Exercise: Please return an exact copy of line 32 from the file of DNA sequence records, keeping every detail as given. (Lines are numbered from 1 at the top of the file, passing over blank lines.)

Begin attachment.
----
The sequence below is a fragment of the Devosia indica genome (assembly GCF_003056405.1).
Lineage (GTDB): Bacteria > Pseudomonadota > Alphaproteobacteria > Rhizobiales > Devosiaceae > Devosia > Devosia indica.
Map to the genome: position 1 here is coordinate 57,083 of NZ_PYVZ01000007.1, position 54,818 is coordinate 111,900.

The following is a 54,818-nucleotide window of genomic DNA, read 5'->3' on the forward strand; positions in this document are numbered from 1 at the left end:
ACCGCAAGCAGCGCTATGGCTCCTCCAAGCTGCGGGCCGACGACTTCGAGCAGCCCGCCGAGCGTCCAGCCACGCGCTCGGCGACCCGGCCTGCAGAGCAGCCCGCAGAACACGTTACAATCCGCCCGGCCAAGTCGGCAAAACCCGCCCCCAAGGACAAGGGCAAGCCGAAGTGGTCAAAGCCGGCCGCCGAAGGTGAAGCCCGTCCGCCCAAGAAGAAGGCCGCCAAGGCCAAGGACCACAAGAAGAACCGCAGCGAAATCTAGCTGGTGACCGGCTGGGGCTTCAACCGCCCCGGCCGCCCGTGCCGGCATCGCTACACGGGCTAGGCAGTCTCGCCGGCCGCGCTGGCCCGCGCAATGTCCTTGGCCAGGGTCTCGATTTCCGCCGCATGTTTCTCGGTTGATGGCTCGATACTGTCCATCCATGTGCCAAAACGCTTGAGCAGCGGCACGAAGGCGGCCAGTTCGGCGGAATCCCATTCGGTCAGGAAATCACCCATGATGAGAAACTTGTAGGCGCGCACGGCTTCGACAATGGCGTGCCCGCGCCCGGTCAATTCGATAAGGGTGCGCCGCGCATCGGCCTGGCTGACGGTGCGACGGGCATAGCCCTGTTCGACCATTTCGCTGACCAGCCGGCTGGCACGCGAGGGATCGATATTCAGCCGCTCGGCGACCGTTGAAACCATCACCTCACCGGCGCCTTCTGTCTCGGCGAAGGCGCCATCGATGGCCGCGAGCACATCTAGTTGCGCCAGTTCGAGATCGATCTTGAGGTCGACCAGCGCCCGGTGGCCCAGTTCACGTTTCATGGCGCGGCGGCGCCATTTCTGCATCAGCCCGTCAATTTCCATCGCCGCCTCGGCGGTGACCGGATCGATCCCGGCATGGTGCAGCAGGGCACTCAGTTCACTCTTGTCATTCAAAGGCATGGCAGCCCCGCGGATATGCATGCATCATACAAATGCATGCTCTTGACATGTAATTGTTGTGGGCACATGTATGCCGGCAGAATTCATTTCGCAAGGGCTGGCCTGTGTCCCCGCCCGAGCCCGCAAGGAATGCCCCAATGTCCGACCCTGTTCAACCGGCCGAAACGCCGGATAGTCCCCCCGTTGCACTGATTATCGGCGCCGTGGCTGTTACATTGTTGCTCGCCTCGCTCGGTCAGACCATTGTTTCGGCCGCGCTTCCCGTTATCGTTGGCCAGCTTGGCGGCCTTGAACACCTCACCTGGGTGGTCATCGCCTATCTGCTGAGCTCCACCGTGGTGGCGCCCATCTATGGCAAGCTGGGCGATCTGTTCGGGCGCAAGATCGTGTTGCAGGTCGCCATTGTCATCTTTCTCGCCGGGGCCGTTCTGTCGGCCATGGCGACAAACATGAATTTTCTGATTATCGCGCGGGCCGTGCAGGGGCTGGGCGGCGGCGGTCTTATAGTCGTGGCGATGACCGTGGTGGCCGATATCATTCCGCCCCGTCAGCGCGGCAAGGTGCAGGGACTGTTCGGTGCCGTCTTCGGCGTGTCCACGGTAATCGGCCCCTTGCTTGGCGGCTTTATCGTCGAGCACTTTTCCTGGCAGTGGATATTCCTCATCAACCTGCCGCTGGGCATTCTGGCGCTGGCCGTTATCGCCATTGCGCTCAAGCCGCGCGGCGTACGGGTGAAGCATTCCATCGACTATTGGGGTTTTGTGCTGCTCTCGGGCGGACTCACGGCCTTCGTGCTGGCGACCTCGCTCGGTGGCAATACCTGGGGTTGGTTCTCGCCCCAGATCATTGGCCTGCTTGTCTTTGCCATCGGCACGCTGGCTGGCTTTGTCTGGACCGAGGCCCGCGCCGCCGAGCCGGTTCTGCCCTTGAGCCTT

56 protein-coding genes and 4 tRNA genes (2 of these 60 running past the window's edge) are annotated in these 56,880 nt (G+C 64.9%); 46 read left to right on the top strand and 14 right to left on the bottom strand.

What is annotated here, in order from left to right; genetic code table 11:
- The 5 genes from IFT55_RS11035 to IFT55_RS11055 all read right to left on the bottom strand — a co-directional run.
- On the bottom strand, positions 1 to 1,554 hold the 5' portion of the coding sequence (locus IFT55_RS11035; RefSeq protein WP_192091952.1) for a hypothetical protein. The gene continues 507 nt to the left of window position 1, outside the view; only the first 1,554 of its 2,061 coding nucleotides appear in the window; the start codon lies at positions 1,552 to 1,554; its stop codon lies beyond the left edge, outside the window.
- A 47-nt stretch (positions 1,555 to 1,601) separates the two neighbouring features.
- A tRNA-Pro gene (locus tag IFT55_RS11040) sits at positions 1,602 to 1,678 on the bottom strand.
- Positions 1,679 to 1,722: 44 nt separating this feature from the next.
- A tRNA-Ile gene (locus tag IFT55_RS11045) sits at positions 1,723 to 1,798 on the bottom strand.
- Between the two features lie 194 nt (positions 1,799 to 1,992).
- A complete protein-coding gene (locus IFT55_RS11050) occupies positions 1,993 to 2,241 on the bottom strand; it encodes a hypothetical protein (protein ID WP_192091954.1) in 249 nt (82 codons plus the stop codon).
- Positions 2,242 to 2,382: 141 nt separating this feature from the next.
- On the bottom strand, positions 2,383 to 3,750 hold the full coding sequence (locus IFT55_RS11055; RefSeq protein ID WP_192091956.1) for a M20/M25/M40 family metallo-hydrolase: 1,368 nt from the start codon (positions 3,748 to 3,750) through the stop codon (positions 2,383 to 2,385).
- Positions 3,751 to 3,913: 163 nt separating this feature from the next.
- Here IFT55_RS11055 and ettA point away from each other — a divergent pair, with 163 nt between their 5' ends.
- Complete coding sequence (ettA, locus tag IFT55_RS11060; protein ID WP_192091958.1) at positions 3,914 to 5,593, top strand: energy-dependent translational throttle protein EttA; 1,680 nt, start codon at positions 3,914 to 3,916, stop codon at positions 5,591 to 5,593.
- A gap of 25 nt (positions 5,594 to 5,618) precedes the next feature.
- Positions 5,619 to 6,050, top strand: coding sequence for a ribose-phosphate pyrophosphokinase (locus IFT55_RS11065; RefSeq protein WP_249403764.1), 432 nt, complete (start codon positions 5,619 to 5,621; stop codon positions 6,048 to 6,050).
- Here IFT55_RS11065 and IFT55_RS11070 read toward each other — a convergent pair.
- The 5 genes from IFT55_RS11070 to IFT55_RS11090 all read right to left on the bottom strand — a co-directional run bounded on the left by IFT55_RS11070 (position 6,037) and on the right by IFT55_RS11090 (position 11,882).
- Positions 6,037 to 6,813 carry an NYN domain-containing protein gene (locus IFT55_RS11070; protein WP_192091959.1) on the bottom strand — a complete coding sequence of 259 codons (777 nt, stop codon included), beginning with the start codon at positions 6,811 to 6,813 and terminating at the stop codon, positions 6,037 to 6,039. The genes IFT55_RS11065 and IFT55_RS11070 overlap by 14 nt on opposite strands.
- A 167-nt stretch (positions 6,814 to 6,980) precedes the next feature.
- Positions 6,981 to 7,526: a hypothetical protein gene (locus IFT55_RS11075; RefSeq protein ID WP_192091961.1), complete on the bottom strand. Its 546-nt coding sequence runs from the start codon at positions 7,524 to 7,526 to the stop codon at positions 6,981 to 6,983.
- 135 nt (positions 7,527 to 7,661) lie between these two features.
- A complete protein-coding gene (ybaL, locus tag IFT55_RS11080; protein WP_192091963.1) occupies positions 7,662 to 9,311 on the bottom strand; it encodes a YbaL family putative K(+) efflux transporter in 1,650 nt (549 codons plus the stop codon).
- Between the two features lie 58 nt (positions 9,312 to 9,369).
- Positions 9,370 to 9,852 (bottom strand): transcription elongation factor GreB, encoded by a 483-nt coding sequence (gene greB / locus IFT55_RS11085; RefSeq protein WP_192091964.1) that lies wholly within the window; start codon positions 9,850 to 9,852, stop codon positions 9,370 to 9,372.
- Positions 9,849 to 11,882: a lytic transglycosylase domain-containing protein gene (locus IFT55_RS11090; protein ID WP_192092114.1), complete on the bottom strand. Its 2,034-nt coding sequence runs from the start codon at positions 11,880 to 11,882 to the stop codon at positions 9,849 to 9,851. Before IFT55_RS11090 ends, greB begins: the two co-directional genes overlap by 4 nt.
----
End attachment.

- Positions 9,849 to 11,882: a lytic transglycosylase domain-containing protein gene (locus IFT55_RS11090; protein ID WP_192092114.1), complete on the bottom strand. Its 2,034-nt coding sequence runs from the start codon at positions 11,880 to 11,882 to the stop codon at positions 9,849 to 9,851. Before IFT55_RS11090 ends, greB begins: the two co-directional genes overlap by 4 nt.